The incidence of esophageal adenocarcinoma has risen rapidly over the past 25 years in the United States as well as in several Western European countries. This increase had been most dramatic among white males. The majority of these cancers arise from a background of premalignant Barrett esophagus. However, less than 10% of the patients with esophageal adenocarcinoma were known to have Barrett esophagus previously. It is uncertain which risk factors contribute to the increasing incidence of esophageal adenocarcinoma, although gastroesophageal reflux disease, cigarette smoking, and obesity have been implicated. Whereas infection with Helicobacter pylori and use of non-steroidal anti-inflammatory drugs are associated with reduced risk, low intakes of fruit, vegetables, and cereal fibers seem to increase the risk of esophageal adenocarcinoma. Presently there is no evidence that strongly supports any specific strategy to screen a subgroup of the population at risk for Barrett esophagus and adenocarcinoma of the esophagus.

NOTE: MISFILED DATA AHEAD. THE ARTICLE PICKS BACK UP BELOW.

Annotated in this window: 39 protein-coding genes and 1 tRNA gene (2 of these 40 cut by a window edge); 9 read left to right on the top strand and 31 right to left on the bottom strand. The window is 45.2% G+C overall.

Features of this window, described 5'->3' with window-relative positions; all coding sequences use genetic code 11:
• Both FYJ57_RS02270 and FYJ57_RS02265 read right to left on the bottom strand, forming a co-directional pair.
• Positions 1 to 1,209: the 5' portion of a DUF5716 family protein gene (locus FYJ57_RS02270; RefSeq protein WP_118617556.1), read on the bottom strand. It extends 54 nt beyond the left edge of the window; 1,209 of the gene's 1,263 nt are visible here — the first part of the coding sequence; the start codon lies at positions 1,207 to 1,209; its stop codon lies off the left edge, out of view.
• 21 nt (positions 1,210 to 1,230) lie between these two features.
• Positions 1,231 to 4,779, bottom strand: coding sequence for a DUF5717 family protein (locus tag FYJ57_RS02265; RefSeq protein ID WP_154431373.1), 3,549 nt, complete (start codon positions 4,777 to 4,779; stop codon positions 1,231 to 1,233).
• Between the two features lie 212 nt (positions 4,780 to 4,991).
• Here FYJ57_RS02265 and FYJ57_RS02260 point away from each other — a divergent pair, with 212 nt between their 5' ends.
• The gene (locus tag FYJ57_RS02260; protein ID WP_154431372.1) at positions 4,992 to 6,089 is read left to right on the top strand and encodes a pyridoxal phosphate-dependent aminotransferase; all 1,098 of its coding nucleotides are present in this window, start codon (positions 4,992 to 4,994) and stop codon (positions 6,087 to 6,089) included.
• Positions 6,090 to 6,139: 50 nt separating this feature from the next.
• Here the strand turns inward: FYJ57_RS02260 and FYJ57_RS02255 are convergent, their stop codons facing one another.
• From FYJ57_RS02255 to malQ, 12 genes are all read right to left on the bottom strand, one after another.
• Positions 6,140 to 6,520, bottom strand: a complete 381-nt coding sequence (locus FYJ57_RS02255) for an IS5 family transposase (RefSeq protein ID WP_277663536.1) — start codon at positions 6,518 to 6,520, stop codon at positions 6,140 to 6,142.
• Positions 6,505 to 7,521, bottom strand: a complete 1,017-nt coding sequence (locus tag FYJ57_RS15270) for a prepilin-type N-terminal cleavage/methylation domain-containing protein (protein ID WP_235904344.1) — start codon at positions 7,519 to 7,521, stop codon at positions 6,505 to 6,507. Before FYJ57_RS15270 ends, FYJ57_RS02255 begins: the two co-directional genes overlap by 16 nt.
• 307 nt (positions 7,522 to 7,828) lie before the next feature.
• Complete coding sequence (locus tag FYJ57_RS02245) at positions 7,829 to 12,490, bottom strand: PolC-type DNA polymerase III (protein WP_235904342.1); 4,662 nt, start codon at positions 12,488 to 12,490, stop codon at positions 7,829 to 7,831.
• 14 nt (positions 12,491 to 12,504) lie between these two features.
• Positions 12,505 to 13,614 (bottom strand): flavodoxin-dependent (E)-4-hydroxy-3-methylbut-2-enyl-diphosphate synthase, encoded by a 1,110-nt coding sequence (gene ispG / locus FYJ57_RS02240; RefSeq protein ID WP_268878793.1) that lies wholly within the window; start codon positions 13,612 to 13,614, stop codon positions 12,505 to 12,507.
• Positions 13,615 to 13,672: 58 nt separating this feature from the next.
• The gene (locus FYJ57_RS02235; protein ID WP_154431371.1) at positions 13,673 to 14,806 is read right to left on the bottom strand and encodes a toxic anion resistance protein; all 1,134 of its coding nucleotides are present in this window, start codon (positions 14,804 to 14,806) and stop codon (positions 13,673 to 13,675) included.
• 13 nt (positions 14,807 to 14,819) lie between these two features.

(c) 2005 Wiley-Liss, Inc.